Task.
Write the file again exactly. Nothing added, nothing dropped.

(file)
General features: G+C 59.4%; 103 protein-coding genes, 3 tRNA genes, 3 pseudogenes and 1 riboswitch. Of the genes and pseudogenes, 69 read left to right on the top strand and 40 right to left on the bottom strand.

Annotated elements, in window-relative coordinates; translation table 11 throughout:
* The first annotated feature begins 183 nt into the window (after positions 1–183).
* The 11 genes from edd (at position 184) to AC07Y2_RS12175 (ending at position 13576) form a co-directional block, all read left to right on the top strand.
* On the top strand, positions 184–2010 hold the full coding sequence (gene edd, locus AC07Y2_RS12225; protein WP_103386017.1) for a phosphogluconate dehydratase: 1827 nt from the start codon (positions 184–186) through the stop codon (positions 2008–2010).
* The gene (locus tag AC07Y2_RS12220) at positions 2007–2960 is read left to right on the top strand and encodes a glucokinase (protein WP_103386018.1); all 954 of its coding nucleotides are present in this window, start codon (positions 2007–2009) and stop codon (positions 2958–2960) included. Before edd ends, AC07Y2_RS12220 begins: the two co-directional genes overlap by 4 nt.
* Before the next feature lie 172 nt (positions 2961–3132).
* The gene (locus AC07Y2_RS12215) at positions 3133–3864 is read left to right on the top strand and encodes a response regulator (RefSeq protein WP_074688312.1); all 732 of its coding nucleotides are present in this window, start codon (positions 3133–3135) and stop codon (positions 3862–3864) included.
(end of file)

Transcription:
General features: G+C 59.4%; 103 protein-coding genes, 3 tRNA genes, 3 pseudogenes and 1 riboswitch. Of the genes and pseudogenes, 69 read left to right on the top strand and 40 right to left on the bottom strand.

Annotated elements, in window-relative coordinates; translation table 11 throughout:
* The first annotated feature begins 183 nt into the window (after positions 1–183).
* The 11 genes from edd (at position 184) to AC07Y2_RS12175 (ending at position 13576) form a co-directional block, all read left to right on the top strand.
* On the top strand, positions 184–2010 hold the full coding sequence (gene edd, locus AC07Y2_RS12225; protein WP_103386017.1) for a phosphogluconate dehydratase: 1827 nt from the start codon (positions 184–186) through the stop codon (positions 2008–2010).
* The gene (locus tag AC07Y2_RS12220) at positions 2007–2960 is read left to right on the top strand and encodes a glucokinase (protein WP_103386018.1); all 954 of its coding nucleotides are present in this window, start codon (positions 2007–2009) and stop codon (positions 2958–2960) included. Before edd ends, AC07Y2_RS12220 begins: the two co-directional genes overlap by 4 nt.
* Before the next feature lie 172 nt (positions 2961–3132).
* The gene (locus AC07Y2_RS12215) at positions 3133–3864 is read left to right on the top strand and encodes a response regulator (RefSeq protein WP_074688312.1); all 732 of its coding nucleotides are present in this window, start codon (positions 3133–3135) and stop codon (positions 3862–3864) included.